Purpose. Anaphylaxis is a severe, life-threatening allergic reaction that affects both children and adults in the United States. However, data regarding the incidence and prevalence of anaphylaxis and the number of deaths caused by it are limited. The purpose of this study was to provide a better understanding of the magnitude of the problem of anaphylaxis in the United States.
Study Population and Methods. A thorough review of the current medical literature was conducted to obtain prevalence estimates on each of the 4 major subtypes of anaphylaxis (food, drugs, latex, and insect stings). They calculated an overall estimate of the risk of anaphylaxis by using only estimates that are specifically derived from epidemiologic studies measuring anaphylaxis in the general population.
Results. Known rates or cases of anaphylaxis were 0.0004% for food, 0.7% to 10% for penicillin, 0.22% to 1% for radiocontrast media, and 0.5% to 5% after insect stings. There were 220 cases after latex exposure. Considering the 1999 US population of 272 million, the population at risk for anaphylaxis from food is 1099, from penicillin is 1.9 million to 27.2 million, from radiocontrast media is 22 000 to 100 000, from latex is 220, and from insect stings is 1.36 million to 13.6 million. These calculations yield a total of 3.29 million to 40.9 million individuals at risk of anaphylaxis.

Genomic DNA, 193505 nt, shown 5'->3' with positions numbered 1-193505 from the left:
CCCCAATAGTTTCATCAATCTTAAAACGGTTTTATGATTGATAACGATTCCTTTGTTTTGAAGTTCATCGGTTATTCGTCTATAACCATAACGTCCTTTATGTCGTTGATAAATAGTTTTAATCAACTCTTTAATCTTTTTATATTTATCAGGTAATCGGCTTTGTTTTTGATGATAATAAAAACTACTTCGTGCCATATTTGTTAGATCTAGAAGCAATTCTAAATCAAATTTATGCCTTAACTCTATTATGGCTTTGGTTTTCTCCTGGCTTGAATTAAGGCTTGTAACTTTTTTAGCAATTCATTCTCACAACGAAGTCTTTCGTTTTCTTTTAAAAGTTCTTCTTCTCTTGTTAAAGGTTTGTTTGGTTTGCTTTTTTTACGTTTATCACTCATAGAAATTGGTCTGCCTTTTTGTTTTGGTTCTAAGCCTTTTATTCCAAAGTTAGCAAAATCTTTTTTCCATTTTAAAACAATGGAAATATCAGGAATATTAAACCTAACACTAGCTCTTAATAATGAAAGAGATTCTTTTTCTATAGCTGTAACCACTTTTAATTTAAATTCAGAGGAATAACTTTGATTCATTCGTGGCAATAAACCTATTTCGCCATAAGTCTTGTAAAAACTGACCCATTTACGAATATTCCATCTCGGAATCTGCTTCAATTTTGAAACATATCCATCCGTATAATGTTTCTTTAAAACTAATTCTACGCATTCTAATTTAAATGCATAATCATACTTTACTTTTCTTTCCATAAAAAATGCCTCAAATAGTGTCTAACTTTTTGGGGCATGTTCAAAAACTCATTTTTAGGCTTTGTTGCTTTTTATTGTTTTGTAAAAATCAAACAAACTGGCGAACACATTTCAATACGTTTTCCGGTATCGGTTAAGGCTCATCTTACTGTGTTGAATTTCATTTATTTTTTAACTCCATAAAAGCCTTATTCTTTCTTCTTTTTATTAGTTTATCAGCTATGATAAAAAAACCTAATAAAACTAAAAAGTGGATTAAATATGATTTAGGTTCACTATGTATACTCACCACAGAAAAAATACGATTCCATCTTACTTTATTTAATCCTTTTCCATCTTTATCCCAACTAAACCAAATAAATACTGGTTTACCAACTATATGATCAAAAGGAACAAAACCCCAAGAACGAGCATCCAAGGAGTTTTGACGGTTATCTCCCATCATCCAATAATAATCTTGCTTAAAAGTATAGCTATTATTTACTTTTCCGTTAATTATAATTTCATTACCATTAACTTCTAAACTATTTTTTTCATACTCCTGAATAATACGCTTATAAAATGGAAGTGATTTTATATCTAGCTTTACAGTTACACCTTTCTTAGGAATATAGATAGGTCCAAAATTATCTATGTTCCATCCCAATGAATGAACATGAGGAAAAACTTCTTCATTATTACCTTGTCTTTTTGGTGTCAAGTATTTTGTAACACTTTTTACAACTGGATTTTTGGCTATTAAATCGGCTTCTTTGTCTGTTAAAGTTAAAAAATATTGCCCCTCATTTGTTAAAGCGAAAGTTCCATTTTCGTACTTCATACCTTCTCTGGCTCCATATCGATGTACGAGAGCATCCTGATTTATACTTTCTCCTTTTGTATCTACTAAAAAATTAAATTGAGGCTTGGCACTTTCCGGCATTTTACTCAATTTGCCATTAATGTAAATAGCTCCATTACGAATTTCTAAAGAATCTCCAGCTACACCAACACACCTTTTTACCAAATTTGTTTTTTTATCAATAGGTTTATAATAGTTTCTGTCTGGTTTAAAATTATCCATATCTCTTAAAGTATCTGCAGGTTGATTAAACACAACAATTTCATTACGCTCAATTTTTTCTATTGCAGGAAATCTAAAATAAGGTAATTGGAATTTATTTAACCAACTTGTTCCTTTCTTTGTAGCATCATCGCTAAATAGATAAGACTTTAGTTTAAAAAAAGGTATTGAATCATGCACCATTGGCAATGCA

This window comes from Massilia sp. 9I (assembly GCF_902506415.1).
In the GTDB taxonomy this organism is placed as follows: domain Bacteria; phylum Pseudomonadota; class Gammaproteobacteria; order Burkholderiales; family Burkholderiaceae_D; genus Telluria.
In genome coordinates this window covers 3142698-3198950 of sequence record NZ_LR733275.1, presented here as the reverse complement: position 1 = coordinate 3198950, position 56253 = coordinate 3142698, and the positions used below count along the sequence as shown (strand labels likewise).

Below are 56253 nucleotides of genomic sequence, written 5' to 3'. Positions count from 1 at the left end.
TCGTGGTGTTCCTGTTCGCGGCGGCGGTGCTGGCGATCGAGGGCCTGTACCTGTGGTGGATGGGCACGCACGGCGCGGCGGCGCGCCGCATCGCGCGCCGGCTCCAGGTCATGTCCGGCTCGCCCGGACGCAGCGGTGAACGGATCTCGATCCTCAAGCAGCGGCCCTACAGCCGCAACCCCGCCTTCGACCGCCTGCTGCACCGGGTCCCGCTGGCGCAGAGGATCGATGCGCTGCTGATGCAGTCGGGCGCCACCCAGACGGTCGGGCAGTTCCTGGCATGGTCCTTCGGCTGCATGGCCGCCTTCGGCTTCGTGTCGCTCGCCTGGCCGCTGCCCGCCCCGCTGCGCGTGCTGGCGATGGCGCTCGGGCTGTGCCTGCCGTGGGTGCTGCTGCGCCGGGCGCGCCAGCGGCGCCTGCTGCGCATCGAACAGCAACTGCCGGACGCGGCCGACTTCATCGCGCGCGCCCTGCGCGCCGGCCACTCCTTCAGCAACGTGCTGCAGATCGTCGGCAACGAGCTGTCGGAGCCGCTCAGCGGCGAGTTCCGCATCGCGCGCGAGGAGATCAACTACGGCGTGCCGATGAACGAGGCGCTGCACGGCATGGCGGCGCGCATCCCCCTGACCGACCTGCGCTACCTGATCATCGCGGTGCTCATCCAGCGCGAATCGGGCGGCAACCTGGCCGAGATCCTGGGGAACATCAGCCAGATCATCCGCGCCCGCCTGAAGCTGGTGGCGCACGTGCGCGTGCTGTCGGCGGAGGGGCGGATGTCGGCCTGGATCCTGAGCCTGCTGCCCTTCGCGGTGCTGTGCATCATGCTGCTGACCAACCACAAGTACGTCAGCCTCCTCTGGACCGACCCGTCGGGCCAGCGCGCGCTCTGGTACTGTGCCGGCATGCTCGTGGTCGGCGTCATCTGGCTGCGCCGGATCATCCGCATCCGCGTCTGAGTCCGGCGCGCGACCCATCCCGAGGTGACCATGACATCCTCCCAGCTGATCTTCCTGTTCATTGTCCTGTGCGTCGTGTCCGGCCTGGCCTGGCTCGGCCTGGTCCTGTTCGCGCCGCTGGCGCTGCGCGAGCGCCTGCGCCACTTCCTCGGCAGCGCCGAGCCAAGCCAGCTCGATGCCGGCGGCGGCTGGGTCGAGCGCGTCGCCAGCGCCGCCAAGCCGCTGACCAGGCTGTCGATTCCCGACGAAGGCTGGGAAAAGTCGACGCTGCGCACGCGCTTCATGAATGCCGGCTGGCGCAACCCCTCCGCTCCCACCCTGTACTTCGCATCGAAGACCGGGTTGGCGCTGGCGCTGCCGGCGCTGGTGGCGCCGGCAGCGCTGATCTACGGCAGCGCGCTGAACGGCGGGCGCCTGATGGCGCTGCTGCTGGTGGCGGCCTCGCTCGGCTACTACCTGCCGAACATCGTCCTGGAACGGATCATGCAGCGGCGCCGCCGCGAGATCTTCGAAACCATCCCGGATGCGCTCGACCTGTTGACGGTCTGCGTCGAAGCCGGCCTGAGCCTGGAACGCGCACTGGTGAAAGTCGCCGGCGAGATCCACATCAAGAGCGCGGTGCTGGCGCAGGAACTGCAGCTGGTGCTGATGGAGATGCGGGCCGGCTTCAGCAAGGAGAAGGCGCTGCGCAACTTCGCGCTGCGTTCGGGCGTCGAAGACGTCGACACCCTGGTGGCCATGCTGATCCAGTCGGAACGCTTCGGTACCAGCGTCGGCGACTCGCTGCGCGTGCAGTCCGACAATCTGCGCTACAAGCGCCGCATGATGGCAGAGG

Conclusions. The occurrence of anaphylaxis in the United States is not as rare as is generally believed. On the basis of our figures, the problem of anaphylaxis may, in fact, affect 1.21% to 15.04% of the US population.
Reviewer’s Comments. It’s a little hard to know what to make of studies like this. Most of us don’t have much problem identifying anaphylaxis attributable to antibiotics, radiocontrast media, insect stings, and latex. The idiopathic cases are the ones that make us all crazy.
- Copyright © 2002 by the American Academy of Pediatrics